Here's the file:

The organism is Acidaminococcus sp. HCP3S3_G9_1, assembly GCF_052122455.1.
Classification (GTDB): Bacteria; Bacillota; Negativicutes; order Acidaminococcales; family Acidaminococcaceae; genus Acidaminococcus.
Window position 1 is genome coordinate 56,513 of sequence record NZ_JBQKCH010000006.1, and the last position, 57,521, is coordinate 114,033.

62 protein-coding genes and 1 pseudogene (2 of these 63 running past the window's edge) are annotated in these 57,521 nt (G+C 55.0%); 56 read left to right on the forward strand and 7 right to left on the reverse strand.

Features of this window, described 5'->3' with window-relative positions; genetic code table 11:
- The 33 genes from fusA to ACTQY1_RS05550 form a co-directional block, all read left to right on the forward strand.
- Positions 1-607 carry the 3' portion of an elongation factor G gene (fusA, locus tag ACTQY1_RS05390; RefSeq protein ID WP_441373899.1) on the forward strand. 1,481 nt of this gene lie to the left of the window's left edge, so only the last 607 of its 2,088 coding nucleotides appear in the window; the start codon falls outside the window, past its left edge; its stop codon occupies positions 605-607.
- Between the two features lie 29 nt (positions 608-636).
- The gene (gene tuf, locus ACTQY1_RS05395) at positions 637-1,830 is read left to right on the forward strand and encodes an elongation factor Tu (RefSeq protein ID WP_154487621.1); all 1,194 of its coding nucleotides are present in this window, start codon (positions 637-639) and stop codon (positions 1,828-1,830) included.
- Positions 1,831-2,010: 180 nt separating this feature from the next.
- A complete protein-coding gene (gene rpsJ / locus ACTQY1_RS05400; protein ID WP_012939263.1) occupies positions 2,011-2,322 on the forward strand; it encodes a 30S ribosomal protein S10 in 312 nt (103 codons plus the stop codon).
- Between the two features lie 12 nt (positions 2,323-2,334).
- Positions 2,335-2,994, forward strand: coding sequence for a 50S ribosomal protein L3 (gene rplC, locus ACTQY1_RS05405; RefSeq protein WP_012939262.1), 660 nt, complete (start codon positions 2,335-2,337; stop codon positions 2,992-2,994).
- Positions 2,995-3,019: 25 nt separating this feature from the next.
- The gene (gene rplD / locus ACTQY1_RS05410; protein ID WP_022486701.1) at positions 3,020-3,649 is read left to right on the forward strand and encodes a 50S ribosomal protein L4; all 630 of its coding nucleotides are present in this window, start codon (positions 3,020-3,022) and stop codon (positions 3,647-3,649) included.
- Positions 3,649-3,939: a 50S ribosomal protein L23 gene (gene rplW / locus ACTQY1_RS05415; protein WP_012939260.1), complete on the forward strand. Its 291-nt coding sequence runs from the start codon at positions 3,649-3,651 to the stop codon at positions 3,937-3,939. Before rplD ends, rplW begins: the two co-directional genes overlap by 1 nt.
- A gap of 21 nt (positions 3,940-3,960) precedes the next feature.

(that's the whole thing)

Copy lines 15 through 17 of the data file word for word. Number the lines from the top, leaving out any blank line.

- The gene (gene rplD / locus ACTQY1_RS05410; protein ID WP_022486701.1) at positions 3,020-3,649 is read left to right on the forward strand and encodes a 50S ribosomal protein L4; all 630 of its coding nucleotides are present in this window, start codon (positions 3,020-3,022) and stop codon (positions 3,647-3,649) included.
- Positions 3,649-3,939: a 50S ribosomal protein L23 gene (gene rplW / locus ACTQY1_RS05415; protein WP_012939260.1), complete on the forward strand. Its 291-nt coding sequence runs from the start codon at positions 3,649-3,651 to the stop codon at positions 3,937-3,939. Before rplD ends, rplW begins: the two co-directional genes overlap by 1 nt.
- A gap of 21 nt (positions 3,940-3,960) precedes the next feature.